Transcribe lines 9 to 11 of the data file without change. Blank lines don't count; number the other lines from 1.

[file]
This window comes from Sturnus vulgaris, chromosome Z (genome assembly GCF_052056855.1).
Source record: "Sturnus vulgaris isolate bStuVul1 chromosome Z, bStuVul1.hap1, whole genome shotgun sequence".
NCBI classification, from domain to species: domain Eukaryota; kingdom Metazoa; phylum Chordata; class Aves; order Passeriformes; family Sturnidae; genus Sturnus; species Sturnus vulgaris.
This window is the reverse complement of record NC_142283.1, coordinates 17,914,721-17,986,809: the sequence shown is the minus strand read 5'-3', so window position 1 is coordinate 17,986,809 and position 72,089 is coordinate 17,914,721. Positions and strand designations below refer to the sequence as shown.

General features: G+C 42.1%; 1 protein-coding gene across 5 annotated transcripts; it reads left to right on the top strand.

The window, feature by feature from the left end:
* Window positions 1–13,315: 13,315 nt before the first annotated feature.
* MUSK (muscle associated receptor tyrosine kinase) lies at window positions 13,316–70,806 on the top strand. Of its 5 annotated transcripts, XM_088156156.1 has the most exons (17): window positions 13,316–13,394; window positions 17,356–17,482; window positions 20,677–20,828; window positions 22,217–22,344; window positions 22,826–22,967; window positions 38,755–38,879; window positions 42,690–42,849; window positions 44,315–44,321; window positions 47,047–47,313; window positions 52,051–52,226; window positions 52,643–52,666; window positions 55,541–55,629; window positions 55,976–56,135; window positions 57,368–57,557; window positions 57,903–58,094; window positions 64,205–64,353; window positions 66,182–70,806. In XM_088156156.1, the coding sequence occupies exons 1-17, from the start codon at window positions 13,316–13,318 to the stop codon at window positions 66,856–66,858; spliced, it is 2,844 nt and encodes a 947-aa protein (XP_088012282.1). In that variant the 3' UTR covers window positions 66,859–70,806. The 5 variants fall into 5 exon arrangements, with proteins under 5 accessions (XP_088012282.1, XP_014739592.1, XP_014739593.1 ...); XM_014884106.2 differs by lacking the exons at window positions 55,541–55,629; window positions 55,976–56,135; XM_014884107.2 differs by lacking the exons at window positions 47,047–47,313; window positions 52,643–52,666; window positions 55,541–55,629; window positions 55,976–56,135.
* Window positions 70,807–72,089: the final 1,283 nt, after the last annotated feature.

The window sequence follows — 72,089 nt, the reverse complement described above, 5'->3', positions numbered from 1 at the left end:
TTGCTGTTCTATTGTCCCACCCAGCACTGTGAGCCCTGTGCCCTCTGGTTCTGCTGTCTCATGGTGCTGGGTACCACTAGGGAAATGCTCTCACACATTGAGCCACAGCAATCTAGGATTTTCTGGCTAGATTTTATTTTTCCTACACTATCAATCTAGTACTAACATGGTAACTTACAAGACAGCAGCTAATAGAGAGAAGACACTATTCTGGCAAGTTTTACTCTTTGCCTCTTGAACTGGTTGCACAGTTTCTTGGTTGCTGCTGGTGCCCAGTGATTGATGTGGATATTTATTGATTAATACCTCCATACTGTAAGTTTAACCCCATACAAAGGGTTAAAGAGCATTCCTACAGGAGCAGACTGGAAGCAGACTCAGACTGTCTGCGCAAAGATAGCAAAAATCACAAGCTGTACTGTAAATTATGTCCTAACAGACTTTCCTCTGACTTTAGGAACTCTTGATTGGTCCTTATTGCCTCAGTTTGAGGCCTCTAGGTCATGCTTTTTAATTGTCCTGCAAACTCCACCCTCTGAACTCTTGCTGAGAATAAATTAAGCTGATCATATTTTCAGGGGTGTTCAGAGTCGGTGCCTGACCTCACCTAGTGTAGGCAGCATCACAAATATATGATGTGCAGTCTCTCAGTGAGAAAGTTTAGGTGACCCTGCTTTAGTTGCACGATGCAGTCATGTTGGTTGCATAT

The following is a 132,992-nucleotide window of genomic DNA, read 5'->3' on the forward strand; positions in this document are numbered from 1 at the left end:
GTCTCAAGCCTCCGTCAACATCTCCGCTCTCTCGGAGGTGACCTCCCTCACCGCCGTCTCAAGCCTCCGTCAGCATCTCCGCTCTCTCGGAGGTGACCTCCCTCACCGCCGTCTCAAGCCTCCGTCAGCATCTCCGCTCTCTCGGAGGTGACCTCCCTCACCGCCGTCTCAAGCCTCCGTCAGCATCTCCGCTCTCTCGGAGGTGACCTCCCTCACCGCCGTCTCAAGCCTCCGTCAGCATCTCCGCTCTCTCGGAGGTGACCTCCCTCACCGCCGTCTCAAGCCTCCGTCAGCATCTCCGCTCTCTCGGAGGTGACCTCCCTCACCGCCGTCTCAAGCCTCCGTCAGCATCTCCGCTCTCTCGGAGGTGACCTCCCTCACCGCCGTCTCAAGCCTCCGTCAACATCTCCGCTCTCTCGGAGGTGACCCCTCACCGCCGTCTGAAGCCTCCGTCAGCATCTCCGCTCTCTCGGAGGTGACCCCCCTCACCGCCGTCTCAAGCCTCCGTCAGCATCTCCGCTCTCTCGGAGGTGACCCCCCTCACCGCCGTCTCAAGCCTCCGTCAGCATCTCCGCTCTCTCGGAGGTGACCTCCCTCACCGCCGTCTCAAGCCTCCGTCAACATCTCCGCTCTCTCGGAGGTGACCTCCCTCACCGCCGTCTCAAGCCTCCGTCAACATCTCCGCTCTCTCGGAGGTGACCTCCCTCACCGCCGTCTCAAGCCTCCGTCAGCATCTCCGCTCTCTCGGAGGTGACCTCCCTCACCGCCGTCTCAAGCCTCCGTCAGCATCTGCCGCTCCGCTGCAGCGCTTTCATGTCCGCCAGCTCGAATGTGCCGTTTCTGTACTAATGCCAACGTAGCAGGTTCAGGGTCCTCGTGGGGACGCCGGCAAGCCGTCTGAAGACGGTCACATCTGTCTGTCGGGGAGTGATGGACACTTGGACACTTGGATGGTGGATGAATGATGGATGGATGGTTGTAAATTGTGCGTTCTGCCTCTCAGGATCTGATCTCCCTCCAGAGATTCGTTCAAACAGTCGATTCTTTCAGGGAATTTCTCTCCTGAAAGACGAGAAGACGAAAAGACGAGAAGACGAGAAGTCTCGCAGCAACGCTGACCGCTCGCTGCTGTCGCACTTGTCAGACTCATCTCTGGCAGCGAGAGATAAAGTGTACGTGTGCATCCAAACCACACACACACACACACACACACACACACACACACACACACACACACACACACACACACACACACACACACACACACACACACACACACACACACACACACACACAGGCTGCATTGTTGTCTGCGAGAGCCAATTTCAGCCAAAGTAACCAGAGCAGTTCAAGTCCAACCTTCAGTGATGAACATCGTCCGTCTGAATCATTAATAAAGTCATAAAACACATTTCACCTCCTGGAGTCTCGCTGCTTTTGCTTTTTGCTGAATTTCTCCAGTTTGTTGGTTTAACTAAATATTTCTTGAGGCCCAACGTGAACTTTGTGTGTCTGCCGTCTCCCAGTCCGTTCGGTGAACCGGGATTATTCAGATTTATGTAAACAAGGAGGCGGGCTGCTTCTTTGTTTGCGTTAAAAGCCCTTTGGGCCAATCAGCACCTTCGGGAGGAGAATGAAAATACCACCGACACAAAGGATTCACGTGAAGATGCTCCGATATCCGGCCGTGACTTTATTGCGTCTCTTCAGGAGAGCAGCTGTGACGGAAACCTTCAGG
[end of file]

* Window positions 70,807–72,089: the final 1,283 nt, after the last annotated feature.

The window sequence follows — 72,089 nt, the reverse complement described above, 5'->3', positions numbered from 1 at the left end:
TTGCTGTTCTATTGTCCCACCCAGCACTGTGAGCCCTGTGCCCTCTGGTTCTGCTGTCTCATGGTGCTGGGTACCACTAGGGAAATGCTCTCACACATTGAGCCACAGCAATCTAGGATTTTCTGGCTAGATTTTATTTTTCCTACACTATCAATCTAGTACTAACATGGTAACTTACAAGACAGCAGCTAATAGAGAGAAGACACTATTCTGGCAAGTTTTACTCTTTGCCTCTTGAACTGGTTGCACAGTTTCTTGGTTGCTGCTGGTGCCCAGTGATTGATGTGGATATTTATTGATTAATACCTCCATACTGTAAGTTTAACCCCATACAAAGGGTTAAAGAGCATTCCTACAGGAGCAGACTGGAAGCAGACTCAGACTGTCTGCGCAAAGATAGCAAAAATCACAAGCTGTACTGTAAATTATGTCCTAACAGACTTTCCTCTGACTTTAGGAACTCTTGATTGGTCCTTATTGCCTCAGTTTGAGGCCTCTAGGTCATGCTTTTTAATTGTCCTGCAAACTCCACCCTCTGAACTCTTGCTGAGAATAAATTAAGCTGATCATATTTTCAGGGGTGTTCAGAGTCGGTGCCTGACCTCACCTAGTGTAGGCAGCATCACAAATATATGATGTGCAGTCTCTCAGTGAGAAAGTTTAGGTGACCCTGCTTTAGTTGCACGATGCAGTCATGTTGGTTGCATAT